Looking forward, while large TNCs appear pessimistic about global FDI prospects in 2009, they are more optimistic about 2010 and 2011. Results of the WIPS survey show that half of TNCs see their FDI expenditures exceeding 2008 levels in 2011 (figure 4). Continuing ambitions to internationalize, as shown by the survey, and a continuing urge to explore expansion possibilities in faster-growing developing and transition economies are among the drivers expected to expand FDI by TNCs worldwide in the coming years.

The World Investment Report and its database are available online at http://www.unctad.org/wir and http://www.unctad.org/fdistatistics

Downloads [PDF]: | World Investment Report 2009 (Only in English) [6514 KB, 313 Pages] | Overview in English | [931 KB, 55 Pages] Overview in French | [xx KB, xx Pages] Overview in Spanish | [xx KB, xx Pages] Overview in Russian | [585 KB, 82 Pages] Overview in Chinese | [xx KB, xx Pages] Overview in Arabic | [xx KB, xx Pages]

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ANNEX

Tables and figures

Table 1. Snapshot on the 100 largest TNCs world-wide, 2006-2007/2008

Table 1. Snapshot on the 100 largest TNCs world-wide, 2006-2007/2008
Source: UNCTAD/Erasmus University database.

Note:aIn percentage points.
2007 and 2008 data represent companies from the 2007 top 100 TNCs list. Projected 2008 data based on the rates of change observed in 90 of the top 100 TNCs with 2008 data, applied to 2007 totals. A top 100 list for 2008 will appear in WIR 2010.

Figure 2. Top 100 non financial TNCs, by industry, 2007

Figure 2. Top 100 non financial TNCs, by industry, 2007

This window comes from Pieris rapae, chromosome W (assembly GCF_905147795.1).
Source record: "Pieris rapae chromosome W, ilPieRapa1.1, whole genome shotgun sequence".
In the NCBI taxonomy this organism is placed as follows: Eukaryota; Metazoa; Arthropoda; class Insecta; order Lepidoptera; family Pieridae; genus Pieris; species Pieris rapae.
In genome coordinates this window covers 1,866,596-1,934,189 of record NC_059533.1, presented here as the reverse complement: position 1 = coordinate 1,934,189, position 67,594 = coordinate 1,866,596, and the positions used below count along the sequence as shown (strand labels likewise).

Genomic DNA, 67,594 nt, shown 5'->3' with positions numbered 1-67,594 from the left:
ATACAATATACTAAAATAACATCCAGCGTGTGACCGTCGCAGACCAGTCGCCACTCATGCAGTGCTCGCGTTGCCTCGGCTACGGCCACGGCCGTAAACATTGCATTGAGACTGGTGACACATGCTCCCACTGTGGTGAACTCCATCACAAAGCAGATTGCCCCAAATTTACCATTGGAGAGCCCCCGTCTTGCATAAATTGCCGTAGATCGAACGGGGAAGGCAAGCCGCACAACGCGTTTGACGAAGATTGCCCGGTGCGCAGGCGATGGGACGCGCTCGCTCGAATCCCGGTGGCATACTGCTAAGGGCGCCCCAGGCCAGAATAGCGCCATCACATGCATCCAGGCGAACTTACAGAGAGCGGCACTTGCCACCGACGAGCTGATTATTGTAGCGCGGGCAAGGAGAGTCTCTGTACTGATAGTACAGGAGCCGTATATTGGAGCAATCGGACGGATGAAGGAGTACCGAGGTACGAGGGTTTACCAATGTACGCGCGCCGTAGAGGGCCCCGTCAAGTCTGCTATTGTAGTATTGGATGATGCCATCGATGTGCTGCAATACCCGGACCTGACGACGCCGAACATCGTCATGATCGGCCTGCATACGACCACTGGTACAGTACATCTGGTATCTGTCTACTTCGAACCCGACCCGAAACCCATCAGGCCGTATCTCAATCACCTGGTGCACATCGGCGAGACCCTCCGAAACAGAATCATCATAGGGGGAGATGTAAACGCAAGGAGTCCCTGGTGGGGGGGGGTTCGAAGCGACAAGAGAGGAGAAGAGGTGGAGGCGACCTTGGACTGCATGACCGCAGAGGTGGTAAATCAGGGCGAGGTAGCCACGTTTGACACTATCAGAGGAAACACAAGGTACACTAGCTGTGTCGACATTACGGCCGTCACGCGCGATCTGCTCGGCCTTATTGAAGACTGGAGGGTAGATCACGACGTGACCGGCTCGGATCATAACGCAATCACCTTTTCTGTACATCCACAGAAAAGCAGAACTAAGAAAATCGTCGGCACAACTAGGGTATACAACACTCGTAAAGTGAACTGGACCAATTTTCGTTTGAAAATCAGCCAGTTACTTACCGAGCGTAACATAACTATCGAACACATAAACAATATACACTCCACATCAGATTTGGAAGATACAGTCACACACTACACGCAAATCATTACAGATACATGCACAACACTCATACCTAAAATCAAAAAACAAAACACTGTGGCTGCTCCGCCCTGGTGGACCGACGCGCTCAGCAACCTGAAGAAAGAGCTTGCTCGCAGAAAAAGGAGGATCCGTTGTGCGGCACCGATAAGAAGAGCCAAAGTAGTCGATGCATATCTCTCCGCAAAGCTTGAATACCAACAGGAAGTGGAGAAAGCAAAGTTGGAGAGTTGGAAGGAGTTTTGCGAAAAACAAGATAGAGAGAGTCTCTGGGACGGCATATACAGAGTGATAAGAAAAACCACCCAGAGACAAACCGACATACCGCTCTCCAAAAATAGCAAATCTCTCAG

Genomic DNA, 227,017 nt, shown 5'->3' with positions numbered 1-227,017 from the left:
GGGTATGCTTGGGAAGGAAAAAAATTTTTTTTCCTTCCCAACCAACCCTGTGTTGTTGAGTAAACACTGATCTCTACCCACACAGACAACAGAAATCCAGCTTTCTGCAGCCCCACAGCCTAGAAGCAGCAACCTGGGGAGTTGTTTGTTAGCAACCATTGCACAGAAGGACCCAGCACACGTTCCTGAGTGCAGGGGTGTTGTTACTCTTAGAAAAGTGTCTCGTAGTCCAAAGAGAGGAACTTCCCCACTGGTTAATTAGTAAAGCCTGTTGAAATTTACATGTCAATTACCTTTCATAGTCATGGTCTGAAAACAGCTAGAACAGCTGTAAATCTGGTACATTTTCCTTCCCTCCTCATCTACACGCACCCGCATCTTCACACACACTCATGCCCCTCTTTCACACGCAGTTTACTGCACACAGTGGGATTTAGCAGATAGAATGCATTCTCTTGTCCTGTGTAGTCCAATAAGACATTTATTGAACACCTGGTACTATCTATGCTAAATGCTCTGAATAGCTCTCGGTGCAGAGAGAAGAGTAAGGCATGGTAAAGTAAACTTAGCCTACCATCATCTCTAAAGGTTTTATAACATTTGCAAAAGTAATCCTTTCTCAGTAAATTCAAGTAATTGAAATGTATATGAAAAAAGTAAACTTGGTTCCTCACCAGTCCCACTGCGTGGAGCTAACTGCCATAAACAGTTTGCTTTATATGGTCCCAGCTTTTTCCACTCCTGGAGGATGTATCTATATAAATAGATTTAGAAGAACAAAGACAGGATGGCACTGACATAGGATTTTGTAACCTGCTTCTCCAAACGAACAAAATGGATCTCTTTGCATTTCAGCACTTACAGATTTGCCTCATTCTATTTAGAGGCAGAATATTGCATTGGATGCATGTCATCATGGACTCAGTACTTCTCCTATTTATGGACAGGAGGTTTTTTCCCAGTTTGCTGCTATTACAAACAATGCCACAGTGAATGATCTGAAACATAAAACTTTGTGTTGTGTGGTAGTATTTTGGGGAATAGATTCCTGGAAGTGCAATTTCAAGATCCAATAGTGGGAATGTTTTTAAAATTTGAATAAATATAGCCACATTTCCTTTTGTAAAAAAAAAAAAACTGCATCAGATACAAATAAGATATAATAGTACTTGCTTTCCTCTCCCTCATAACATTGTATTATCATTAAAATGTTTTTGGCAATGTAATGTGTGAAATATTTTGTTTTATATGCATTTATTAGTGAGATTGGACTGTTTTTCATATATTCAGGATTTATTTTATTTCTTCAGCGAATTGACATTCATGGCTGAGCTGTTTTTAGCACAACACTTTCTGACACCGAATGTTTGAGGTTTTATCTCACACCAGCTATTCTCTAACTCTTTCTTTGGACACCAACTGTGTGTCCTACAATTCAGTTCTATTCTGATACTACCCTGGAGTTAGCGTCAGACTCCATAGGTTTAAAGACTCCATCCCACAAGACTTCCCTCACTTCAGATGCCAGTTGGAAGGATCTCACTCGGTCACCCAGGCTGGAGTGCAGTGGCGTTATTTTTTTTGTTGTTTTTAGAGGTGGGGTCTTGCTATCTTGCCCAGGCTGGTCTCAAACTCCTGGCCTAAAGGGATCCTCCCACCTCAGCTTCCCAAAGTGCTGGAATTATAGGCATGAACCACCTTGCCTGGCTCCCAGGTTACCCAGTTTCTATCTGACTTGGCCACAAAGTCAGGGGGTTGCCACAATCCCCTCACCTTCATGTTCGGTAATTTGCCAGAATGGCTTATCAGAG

Source: UNCTAD/Erasmus University database.

Figure 3. Top 100 non financial TNCs, by home country/region, 2007

Figure 3. Top 100 non financial TNCs, by home country/region, 2007
Source: UNCTAD/Erasmus University database.

Figure 4. Prospects for respondent companies´ FDI expenditures as compared to 2008 (per cent of responses to the UNCTAD survey)

Figure 4. Prospects for respondent companies´ FDI expenditures as compared to 2008(per cent of responses to the UNCTAD survey) 
Source: UNCTAD, WIPS 2009-2011 survey




Endnotes

1.The World Investment Report 2009: Transnational Corporations, Agricultural Production and Development (WIR09) (Sales No. E.09.II.D.15, ISBN: 978-92-1-112775-1) may be obtained from United Nations Sales Offices at the below-mentioned addresses or from United Nations sales agents in many countries. Price: US$ 95 (50% discount for residents in developing countries and a 75% discount for residents in least developed countries). This includes the book and the CD-ROM. Customers who would like to buy the book or the CD-ROM separately, or obtain quotations for large quantities, should enquire from the sales offices. Residents of countries in Europe, Africa and West Asia may send orders or inquiries to: United Nations Publication/Sales Section, Palais des Nations, CH-1211 Geneva 10, fax: +41 22 917 0027, e-mail: unpubli@un.org; and those from the Americas and East Asia, to: United Nations Publications, Two UN Plaza, DC2-853, New York, N.Y. 10017, U.S.A., telephone: 1 212 963 8302 or 1 800 253 9646, fax: 1 212 963 3489, e-mail: publications@un.org. Internet: http://www.un.org/publications